This common plant — a condiment enjoyed by millions — is reputed to make you psychotic.

This month, we’re playing a guessing game. And if you guess right, you get a free Jennie’s macaroon. Really: just come in and say you got it – we’ll believe you – and we’ll hand you your macaroon.

So here’s how it’s going to work. I’m going to give you the description of a medicinal plant from www.LiveStrong.com (a health website affiliated with Lance Armstrong, but owned by social networking giant Demand Media). You just have to guess what the plant is. And here’s the big hint: you already know this one. Chances are, you’ve ingested it. Many times. Although you probably thought of it as a food, rather than a medicine. (Here’s the other big hint: it gets an honorable mention next month on my list of the “Ten Healthiest Foods.”)

I’ll quote the LiveStrong entry in its entirety, editing out only two give-away sentences about where it grows, and how it’s used as a food. Good luck.

What is [Mystery Plant]?

There is currently insufficient available evidence in humans to support the use of [Mystery Plant] for any indication.

Side Effects

Anorexia, anti-diuretic effects, anxiety, bronchospasm, cough, difficult or painful urination, dizziness, decreased white blood cell count, excitability, flushing, genital pain, headache, head twitching, high blood pressure, increased heartbeat, insomnia, irritability, lupus-like syndrome, manic episodes, muscle aches, nausea, nervousness, panic attacks, potential to trigger psychoses, rash, rhinorrhea, skin eruption, seizure, stimulation of the nervous system, tremors, vomiting.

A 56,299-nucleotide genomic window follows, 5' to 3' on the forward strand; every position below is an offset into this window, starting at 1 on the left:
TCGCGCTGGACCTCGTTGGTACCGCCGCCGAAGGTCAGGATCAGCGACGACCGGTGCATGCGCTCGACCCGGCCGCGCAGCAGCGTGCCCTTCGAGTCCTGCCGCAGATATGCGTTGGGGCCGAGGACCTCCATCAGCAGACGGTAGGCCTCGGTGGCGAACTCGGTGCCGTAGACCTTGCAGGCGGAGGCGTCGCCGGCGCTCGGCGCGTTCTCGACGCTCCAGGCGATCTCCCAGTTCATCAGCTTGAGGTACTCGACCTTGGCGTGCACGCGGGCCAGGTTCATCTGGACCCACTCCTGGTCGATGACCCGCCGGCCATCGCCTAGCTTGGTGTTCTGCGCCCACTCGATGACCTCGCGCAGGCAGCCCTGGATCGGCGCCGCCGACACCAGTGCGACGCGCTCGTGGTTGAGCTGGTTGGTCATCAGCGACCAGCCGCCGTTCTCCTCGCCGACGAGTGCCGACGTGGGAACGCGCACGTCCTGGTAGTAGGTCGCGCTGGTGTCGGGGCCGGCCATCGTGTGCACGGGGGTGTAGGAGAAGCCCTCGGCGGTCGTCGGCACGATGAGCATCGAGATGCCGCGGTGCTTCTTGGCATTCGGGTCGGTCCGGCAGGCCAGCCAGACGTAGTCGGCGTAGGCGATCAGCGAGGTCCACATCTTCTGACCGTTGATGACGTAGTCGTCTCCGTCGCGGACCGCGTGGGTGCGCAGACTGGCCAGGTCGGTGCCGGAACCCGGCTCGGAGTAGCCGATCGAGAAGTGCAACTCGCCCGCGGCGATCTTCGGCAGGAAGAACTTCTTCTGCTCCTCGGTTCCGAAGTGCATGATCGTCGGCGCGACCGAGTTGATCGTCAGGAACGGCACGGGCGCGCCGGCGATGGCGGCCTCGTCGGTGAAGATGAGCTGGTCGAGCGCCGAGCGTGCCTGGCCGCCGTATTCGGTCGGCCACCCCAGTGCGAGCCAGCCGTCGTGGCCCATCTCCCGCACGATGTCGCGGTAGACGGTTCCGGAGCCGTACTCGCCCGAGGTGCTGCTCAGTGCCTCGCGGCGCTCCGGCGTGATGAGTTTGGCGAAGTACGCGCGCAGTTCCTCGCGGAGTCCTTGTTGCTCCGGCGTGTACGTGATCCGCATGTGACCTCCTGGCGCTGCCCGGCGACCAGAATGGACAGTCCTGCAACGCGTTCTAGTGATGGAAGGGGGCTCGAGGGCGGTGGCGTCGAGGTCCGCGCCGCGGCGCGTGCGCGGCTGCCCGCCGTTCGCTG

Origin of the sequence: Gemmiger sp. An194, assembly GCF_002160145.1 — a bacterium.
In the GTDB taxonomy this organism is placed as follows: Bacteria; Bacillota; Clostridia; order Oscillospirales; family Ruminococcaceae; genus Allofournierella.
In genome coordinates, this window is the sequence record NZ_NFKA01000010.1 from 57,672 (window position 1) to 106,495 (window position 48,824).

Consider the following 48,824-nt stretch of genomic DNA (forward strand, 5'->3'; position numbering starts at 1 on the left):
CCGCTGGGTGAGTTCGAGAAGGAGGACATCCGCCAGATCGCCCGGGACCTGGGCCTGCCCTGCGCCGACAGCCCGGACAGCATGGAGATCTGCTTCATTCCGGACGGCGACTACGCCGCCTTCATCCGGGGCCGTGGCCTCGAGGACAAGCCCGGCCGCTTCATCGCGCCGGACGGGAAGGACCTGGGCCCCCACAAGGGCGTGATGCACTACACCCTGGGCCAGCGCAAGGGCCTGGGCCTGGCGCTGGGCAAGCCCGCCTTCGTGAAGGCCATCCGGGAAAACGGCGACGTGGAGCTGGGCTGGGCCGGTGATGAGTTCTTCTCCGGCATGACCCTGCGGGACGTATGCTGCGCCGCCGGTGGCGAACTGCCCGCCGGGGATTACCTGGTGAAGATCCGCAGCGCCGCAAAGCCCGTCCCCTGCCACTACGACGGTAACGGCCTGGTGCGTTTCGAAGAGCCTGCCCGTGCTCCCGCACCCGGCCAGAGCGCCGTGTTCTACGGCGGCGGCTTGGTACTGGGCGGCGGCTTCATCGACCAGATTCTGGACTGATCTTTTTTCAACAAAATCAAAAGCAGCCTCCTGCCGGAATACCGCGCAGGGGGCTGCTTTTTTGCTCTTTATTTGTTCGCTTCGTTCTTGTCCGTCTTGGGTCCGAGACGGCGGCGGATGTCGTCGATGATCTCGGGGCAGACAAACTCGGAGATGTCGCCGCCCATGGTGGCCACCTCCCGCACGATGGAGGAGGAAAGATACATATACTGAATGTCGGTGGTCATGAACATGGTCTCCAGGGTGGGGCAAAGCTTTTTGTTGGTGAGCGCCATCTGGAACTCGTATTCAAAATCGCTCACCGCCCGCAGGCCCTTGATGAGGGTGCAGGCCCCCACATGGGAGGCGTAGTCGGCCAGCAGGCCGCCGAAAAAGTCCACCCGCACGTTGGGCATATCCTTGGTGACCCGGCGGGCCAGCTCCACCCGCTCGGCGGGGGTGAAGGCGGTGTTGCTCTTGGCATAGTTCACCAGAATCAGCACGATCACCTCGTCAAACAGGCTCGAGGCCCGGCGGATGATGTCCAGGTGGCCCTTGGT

Reactions / Interactions

Drugs that are broken down by the liver, ethanol (alcohol), adrenergic or anti-adrenergic drugs, benzodiazepines, blood pressure drugs, antidepressants, linezolid, morphine, opioid antagonists, naltrexone/naloxone, phenothiazines, physostigmine, sympathomimetic drugs, diabetic drugs, antihistamines, amphetamines, anti-muscarinic agents, caffeine-containing agents, over the counter (OTC) stimulants, tyramine-containing foods, and other herbs or supplements with similar effects.

Whoa – sounds dangerous!

Any guesses? No? So, are you ready for the answer?

This is Wasabi. You know: the “Japanese horseradish” you get with sushi. Looks like play dough, tastes like distilled fire? That’s the one.

Although now since we’ve solved that riddle, I have to admit I do kind of question some of what I just quoted. Even if it is written by “professionals [who] bring experience from some of the world’s most respected publications and medical institutions.”

If you believe the part about not consuming Wasabi with ethanol, caffeine-containing agents, or tyramine-containing foods. That would effectively rule out rice wine, green tea, and soy sauce – the Japanese culinary equivalent of saying that peanut butter is contraindicated with jelly. (And yet, oddly, there’s research showing that Wasabi protects the liver from alcohol and caffeine…)

Or how it can cause anorexia (and yet, paradoxically, it makes me more hungry).

Then there’s the part about how you can’t eat it if you’re on meds for ADHD, allergies, anxiety, depression, high blood pressure, or congestion. It’s wonder those sushi places ever have a customer at all!